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October 2006

PCLinuxOS Magazine November 2006 Issue 3 Released

Filed under
PCLOS

It is my privilege to announce on behalf of the team members of the PCLinuxOS Magazine Project sponsored by MyPCLinuxOS.com, the November 2006 issue is available for download!

Open Source Will Never Die

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OSS

No matter how hard people or companies like SCO try, nor how muchothers believe they know the commercial market, open source will never die.

LDAP Series Part IV - Installing OpenLDAP on Debian

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HowTos

I can imagine the comments we'll see on this article. What about X distribution? And so on... I'm not going to justify my reasons for choosing Debian. You can use whatever distro you want. It's just a matter of preference.

Will Oracle's 'Standardization' Offset Linux Fragmentation?

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Linux

While Oracle's moves to provide enterprise-level support around Red Hat Linux are stirring up controversy, the vendor's decision to join the Free Standards Group (FSG), also unveiled last week, is capturing less attention. Yet is it possible that Oracle's newly minted membership in the standards group might actually help to dispel industry fragmentation?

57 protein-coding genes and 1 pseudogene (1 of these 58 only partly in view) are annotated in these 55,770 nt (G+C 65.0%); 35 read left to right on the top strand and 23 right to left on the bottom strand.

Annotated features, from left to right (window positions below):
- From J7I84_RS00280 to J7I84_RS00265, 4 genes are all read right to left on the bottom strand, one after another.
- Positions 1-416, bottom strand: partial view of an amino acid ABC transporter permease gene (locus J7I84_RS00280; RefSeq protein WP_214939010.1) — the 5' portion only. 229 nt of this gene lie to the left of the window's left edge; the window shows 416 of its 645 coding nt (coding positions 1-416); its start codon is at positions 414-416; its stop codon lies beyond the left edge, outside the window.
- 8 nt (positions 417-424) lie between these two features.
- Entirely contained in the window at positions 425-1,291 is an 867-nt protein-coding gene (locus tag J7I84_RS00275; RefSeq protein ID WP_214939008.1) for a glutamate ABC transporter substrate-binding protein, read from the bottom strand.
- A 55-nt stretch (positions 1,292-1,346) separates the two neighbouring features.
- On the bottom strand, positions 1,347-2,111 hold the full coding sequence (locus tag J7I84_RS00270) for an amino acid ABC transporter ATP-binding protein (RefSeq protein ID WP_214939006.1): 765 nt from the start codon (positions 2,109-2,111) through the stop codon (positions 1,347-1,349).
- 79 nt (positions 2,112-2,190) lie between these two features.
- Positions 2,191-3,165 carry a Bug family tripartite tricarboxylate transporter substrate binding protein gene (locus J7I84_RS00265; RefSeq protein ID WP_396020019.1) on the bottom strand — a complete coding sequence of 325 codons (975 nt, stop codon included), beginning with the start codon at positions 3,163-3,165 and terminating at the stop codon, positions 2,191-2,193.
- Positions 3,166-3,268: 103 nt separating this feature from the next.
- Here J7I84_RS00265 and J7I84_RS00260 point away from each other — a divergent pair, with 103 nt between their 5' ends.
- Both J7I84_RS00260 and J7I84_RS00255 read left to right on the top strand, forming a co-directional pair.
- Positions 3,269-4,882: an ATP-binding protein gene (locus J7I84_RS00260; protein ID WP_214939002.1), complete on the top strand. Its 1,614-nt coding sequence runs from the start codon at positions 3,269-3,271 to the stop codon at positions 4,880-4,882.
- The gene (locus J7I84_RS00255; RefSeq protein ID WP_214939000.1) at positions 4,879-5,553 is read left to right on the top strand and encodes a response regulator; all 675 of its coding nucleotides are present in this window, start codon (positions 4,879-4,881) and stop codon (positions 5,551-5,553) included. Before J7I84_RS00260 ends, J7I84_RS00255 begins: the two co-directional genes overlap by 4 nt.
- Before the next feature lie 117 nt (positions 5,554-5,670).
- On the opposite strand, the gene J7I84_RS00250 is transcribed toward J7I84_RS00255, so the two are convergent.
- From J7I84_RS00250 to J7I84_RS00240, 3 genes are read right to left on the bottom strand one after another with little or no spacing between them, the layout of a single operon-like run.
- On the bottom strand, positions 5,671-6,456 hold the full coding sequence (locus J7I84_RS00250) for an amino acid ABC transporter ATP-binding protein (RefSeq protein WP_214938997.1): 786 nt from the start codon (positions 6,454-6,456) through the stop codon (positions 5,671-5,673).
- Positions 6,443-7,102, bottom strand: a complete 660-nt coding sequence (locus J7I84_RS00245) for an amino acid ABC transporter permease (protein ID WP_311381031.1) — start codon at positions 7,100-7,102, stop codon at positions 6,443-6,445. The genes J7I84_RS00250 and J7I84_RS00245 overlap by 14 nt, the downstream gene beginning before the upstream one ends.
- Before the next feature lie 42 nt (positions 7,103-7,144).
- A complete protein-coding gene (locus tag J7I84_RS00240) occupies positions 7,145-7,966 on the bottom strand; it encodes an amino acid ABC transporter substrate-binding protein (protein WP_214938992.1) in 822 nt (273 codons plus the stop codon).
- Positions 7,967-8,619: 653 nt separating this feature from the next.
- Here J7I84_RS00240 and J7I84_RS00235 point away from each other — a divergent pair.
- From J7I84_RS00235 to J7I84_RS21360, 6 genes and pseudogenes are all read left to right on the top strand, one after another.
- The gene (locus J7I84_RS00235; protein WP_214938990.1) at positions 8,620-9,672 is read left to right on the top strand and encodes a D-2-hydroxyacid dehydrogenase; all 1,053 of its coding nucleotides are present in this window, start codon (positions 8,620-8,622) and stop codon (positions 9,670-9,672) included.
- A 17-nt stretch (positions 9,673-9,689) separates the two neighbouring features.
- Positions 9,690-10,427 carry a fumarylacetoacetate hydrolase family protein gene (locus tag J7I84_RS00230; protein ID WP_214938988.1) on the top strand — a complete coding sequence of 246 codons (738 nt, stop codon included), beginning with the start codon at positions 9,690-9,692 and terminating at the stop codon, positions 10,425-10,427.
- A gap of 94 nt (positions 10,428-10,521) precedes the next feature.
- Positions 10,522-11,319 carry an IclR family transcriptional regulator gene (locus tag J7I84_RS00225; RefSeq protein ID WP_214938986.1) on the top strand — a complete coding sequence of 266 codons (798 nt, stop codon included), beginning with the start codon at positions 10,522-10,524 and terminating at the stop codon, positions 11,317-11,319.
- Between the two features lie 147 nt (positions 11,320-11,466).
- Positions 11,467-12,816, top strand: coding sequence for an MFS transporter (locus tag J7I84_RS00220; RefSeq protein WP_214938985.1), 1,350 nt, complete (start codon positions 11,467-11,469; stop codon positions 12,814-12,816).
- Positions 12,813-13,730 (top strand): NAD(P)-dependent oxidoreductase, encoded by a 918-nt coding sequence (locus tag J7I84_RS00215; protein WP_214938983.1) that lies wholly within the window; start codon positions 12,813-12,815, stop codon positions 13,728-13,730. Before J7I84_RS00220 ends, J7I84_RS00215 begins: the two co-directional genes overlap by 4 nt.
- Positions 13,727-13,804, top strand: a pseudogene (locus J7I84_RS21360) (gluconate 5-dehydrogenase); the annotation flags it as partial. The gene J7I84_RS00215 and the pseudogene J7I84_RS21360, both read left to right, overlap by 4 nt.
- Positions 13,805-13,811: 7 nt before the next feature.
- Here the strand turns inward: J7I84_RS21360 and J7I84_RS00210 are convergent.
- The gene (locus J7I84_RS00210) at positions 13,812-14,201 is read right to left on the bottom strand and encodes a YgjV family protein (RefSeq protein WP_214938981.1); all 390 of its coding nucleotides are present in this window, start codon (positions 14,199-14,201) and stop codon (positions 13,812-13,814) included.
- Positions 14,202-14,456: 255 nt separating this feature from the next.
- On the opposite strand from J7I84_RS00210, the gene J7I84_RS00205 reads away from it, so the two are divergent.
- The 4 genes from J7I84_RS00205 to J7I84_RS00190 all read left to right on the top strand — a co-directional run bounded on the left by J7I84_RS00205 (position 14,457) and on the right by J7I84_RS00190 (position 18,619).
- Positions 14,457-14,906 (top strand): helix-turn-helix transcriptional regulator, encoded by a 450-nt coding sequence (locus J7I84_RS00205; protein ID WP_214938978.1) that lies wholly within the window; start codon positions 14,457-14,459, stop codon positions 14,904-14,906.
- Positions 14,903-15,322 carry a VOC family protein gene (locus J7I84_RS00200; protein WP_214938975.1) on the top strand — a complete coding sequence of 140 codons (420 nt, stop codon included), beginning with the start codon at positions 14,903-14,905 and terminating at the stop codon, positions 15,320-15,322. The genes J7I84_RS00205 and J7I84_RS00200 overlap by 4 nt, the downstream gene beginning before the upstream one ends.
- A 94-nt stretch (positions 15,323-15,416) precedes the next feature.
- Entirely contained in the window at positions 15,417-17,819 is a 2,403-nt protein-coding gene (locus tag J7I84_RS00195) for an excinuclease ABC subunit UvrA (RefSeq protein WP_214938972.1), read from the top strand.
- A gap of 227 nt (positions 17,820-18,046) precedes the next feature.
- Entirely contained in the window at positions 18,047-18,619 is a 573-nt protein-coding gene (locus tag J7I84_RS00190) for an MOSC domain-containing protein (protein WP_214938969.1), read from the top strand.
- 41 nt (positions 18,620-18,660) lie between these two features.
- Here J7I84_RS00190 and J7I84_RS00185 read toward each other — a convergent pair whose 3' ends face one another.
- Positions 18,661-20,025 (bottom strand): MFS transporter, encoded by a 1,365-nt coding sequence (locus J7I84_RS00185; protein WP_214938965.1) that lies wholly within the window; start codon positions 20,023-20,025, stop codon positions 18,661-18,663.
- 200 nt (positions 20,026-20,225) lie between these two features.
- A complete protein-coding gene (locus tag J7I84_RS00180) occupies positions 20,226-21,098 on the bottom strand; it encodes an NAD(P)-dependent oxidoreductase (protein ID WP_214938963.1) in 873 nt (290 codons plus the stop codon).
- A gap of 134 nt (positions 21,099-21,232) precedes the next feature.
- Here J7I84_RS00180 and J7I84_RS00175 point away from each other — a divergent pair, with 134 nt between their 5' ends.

Picture your disk space with 3-D filesystem browsers

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Software

You don't need a Ph.D. in scientific visualization to have some fun with three-dimensional data. Whether you're searching for an unused nook in a cramped disk partition, or trying to find the bloated temp/ folder that's crashing your system, sometimes the flat folder view of a traditional GUI file browser is little help. Luckily, Linux offers a variety of 3-D filesystem that can make your disk usage statistics come alive.

Quake 3 on Ubuntu Edgy x86_64

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Gaming
Ubuntu
HowTos

Installing Quake III Arena on a 64-bit Linux box isn't that bad actually. I couldn't find instructions anywhere on how to do this, so after figuring it out I'm writing them down here.

ATI 8.30.3 Display Drivers

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Reviews

There have been a swirl of speculations as to whether AMD will open-source the ATI Linux fglrx display drivers, and today the first display driver (8.30.3) is being pushed out after the completion of the ATI and AMD acquisition. But are these drivers still closed-source? Has any new information hit the wire about these rumors? We have the ATI fglrx 8.30.3 display drivers in our hands today to tell you all of the details.

Fedora Core 6 Innovates Unabated

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Linux
Reviews

In its first five releases, Red Hat's Fedora Core has represented the Linux technology vanguard. And so it is with Fedora Core 6. The fast-moving Red Hat distribution polishes SELinux, adds new tools and improves performance.

Why Gaming Sucks On Linux

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Gaming